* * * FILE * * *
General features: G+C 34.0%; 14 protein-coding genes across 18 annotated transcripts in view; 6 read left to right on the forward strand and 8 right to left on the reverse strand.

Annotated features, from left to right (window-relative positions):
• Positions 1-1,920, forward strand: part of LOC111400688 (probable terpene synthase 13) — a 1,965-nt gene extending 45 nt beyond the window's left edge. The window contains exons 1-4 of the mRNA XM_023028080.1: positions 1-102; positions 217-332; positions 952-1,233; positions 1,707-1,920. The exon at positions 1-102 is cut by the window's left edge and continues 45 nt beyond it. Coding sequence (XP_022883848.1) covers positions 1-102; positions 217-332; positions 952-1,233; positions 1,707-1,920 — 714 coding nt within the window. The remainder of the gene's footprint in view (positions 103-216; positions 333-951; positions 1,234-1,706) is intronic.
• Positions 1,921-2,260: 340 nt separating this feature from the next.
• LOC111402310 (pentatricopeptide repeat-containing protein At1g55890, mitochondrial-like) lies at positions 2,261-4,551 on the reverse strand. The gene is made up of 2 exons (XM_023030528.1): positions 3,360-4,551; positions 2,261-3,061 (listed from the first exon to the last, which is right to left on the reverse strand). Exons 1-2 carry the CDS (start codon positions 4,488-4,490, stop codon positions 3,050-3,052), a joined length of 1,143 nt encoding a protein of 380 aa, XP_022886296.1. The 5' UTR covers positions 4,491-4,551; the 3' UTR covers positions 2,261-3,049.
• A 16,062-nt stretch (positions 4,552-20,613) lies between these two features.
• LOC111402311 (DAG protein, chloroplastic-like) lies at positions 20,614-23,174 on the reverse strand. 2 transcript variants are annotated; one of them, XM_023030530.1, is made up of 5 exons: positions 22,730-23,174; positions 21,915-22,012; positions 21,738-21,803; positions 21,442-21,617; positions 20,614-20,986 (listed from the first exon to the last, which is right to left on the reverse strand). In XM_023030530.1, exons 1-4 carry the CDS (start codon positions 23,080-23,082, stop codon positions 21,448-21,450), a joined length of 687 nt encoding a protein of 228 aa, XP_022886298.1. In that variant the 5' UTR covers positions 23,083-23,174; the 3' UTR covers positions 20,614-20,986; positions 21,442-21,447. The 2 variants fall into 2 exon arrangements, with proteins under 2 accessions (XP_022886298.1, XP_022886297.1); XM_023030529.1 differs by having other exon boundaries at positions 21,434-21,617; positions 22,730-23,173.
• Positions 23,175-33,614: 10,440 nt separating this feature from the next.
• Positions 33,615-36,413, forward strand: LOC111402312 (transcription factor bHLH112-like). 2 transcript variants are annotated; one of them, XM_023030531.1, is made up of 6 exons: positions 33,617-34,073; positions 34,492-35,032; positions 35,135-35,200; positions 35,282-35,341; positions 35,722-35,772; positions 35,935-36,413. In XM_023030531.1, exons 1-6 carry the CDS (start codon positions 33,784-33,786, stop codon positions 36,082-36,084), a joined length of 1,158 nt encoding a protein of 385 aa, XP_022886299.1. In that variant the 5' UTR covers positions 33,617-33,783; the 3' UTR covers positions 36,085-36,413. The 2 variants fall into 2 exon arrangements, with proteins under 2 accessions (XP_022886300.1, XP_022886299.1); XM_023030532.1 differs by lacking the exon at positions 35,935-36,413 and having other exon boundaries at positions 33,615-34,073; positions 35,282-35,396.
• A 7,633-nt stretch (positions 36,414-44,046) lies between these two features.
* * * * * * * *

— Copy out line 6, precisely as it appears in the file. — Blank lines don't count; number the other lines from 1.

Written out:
• A 16,062-nt stretch (positions 4,552-20,613) lies between these two features.